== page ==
Expert tips to maximize your victory garden

(BPT) – Sponsored by Miracle-Gro

Quarantine and social distancing have inspired renewed interest in gardening and home cooking. These two activities go hand-in-hand as people grow their own produce and herbs that can be plucked just steps from the kitchen where they can whip up tasty creations. In fact, this movement revived the concept of victory gardens, which help people become more self-reliant during challenging times.

What is a victory garden?

Victory gardens were common during World War I and II when people were encouraged to grow their own foods to supplement their household needs and open the food supply for the troops. People would grow fast-yield crops in virtually any open soil, whether that be on their properties or in community gardens.

Victory gardens are trending in summer 2020 because people want to positively utilize their space while spending time at home. In fact, more than half (55%) of American adults are gardening or caring for their lawn during the COVID-19 outbreak, according to a survey of 1,000 nationally representative U.S. adults by Wakefield Research for Miracle-Gro.

Growing a victory garden with your family is a wonderful way to bond, enjoy fresh air and lower your grocery bill. With the surge in cooking at home, many Americans are discovering the joy of using fresh items from their gardens. Two-thirds (67%) of adults are growing or plan to grow edible plants, including vegetables (52%), herbs (33%) and fruits (31%), according to the survey.

How to get the most out of your victory garden

Proper care will help ensure a bountiful harvest from your victory garden. Miracle-Gro’s Sara Eff, scientist in gardens at R&D, offers these helpful tips for getting the most out of some of the most popular garden plants:

Add supports: As garden plants grow, many need a little support. This helps keep leaves out of the dirt, prevents many diseases and strengthens against the elements. For example, pepper plants should be staked to help support the main stem. Tomatoes benefit from a cage to protect the fruit-bearing branches. Plants like peas, beans and cucumbers love to climb a trellis, plus it makes it easier to pick them.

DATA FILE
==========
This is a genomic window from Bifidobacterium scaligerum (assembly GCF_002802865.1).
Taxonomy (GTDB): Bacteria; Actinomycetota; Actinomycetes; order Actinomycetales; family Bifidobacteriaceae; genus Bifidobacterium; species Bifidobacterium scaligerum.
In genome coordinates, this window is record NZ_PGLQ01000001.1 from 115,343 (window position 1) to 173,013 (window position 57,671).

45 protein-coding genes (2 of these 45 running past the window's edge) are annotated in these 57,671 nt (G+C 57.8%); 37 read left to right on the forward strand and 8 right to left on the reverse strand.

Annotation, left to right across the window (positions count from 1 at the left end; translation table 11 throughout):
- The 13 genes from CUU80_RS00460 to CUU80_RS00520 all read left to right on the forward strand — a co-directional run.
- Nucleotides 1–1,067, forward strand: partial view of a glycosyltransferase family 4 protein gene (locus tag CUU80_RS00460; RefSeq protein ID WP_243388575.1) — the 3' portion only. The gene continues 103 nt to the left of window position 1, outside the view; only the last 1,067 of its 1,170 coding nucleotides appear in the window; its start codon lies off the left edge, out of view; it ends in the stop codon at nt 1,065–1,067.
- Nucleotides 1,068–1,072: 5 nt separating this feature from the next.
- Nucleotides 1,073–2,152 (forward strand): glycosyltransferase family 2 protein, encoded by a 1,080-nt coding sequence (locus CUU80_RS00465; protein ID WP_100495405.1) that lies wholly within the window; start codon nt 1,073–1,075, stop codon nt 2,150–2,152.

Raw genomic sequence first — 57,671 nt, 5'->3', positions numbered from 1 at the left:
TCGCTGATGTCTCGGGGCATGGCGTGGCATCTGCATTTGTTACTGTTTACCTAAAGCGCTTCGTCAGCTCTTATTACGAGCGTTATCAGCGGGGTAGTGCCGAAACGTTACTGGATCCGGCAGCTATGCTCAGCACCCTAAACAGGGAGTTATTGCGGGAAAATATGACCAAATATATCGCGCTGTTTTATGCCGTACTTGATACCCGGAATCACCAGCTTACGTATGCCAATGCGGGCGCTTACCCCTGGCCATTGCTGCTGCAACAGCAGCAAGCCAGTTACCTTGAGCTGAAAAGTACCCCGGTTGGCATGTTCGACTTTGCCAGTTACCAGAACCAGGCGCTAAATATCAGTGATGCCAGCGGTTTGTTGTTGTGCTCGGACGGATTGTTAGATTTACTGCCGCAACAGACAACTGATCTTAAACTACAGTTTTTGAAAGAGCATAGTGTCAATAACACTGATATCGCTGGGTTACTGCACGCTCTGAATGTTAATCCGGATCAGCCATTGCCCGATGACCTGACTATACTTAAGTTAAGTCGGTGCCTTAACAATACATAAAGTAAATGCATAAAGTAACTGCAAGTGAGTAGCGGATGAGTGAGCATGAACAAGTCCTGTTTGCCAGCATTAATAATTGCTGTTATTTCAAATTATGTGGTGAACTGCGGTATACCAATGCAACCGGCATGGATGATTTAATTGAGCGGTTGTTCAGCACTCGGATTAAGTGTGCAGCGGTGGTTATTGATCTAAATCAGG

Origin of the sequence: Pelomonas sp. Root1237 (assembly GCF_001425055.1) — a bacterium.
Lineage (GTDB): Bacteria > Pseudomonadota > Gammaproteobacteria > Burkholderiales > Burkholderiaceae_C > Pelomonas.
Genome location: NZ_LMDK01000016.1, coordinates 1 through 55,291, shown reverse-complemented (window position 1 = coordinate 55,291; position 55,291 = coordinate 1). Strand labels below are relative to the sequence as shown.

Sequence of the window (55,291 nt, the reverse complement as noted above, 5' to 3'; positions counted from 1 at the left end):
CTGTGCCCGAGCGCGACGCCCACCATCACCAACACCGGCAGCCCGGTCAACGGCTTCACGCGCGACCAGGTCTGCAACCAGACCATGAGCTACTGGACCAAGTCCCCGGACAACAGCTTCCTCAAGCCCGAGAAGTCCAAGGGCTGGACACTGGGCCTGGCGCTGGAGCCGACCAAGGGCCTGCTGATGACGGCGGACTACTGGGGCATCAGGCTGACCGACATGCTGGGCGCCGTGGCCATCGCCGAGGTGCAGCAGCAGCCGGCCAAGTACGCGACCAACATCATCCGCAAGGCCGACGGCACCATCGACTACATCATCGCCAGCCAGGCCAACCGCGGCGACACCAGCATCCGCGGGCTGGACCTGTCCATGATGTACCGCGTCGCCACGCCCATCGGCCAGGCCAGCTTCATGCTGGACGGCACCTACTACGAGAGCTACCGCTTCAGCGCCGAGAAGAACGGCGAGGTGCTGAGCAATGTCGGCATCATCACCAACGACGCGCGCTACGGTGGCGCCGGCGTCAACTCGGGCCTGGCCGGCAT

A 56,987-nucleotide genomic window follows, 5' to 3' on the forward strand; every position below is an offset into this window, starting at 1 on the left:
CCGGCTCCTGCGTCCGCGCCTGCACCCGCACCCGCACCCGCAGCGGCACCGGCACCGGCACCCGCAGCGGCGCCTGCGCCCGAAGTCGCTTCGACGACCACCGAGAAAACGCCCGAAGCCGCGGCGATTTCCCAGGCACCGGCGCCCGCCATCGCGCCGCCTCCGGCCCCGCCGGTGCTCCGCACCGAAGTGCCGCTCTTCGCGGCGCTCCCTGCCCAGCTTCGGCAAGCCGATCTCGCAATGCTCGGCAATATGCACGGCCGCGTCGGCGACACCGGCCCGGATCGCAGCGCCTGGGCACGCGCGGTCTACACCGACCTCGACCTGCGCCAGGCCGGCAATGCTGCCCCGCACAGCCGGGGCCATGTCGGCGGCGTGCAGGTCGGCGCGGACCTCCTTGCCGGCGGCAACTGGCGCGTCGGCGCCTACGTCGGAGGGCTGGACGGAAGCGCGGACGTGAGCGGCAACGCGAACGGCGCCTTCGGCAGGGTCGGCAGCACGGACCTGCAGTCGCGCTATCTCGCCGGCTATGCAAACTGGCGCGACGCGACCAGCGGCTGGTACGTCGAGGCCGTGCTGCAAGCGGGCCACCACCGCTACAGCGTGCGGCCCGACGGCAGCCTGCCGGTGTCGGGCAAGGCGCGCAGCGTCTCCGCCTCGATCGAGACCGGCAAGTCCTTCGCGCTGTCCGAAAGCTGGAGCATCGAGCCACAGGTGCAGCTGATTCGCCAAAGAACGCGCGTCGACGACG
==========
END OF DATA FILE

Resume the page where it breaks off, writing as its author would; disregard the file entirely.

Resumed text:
Nourish well: Like a multivitamin for your garden, you may consider supercharging your plants with Miracle-Gro Performance Organics Edibles Plant Nutrition Granules made from a mix of natural and organic ingredients. Specially formulated for growing tomatoes, vegetables, herbs and fruits, you simply apply dry and water in to start feeding. This can help plants grow faster, stronger and promotes higher yields than unfed plants.

Water wisely: Be aware of precipitation and how much Mother Nature is providing. Use a water gauge to help if needed. Gardens need about 1 inch of water per week, but you may need to supply more depending on heat and drought conditions. Keep in mind, deeper watering every few days is ideal rather than quick sprinkles, with the early morning hours best to avoid evaporation.

To pinch or not to pinch: Small unnecessary stems and leaves can be pruned or hand pinched to stimulate growth upward. For example, tomato suckers are small leaves off the main stem. Any below the lowest set of flowers can be removed or pinched off. Be sure to research proper trimming per plant variety as each one is unique. For example, when a basil plant blooms at the top, you pinch it off so that the leaves stay intact. However, you would never pinch tomato flowers because that’s what turns into fruit.

Second harvests: With a bit of smart planning, you can enjoy multiple harvests that provide fresh foods into fall. Early maturing crops like lettuce, radishes and beets can be replanted mid to late summer and provide another round of produce. For second plantings, choose fast-maturing, disease-resistant varieties of plants. For example, some leafy greens, such as kale, prefer cooler weather and can even survive frosts.

Follow these simple steps and you’ll be well on your way to growing your own victory garden. For additional gardening tips and planting advice, visit


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